Scientists may have discovered a new marker to track the course of the solar cycle--brightpoints.
Our Milky Way galaxy isn't alone. Astronomers have found that it's part of a newly identified and huge supercluster of galaxies, which have been dubbed "Laniakea," which means "immense heaven" in Hawaiian.
Astronomers have captured a spectacular new image with the help of the Wide Field Imager at the La Silla Observatory that reveals a bit more about the future of dark clouds.
Why do sibling stars look alike? Scientists have found that the similarities of stars in the same cluster are the result of turbulent mixing in the clouds of gas where star formation occurs.
Astronomers have caught a glimpse into the very heart of a solar storm. They've taken a close at a space weather storm that engulfed our planet on Jan 21, 2005 after a coronal mass ejection (CME) burst off of the sun and headed toward Earth.
Astronomers may have solved a longstanding controversy when it comes to the Pleiades, a famous star cluster. They've accurately measured the distance from our planet to the star cluster, which may correct models of star formation.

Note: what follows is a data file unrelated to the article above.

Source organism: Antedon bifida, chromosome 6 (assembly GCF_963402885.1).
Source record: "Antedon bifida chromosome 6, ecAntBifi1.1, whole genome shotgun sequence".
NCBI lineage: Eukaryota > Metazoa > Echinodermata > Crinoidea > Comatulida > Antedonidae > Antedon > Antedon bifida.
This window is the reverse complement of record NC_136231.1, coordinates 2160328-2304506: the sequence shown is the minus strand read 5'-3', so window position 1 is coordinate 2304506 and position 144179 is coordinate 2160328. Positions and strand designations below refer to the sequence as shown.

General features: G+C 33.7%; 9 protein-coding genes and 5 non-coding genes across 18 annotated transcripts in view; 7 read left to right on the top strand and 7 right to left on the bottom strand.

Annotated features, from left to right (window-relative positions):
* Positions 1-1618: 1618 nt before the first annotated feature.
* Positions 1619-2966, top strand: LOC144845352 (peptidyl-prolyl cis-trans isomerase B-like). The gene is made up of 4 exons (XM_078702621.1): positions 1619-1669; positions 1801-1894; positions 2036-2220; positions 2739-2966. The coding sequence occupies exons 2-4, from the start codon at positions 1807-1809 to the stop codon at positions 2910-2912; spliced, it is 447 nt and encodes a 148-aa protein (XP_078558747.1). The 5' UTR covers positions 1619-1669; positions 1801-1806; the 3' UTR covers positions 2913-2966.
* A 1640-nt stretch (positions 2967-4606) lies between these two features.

NASA's Spitzer Space Telescope may have just spotted the remains of a collision between large asteroids. It's found an eruption of dust around a young star with particles that could eventually lead to the formation of planets.
Scientists have taken a closer look at a cosmic impact and have examined the character and distribution of nanodiamonds, one type of material produced during this collision.
For the first time, physicists have directly detected neutrinos created by the "keystone" proton-proton (pp) fusion process occurring at the sun's core. The findings could shed some light on our closest star.
Astronomers may have just caught the first glimpse of the earliest stages of galaxy construction. They've spotted a building site, nicknamed "Sparky," that is a developing galaxy containing a dense core blazing with the light of millions of newborn stars.
Planets in our universe start out as microscopic bits of dust. Now, scientists have found out that the Orion Nebula may just be brimming with pebble-sized particles that could jump start planet formation.
Scientists may have just taken one step closer to uncovering the origin of the ultraviolet light that bathes our universe. The findings could tell researchers a bit more about how galaxies were first formed.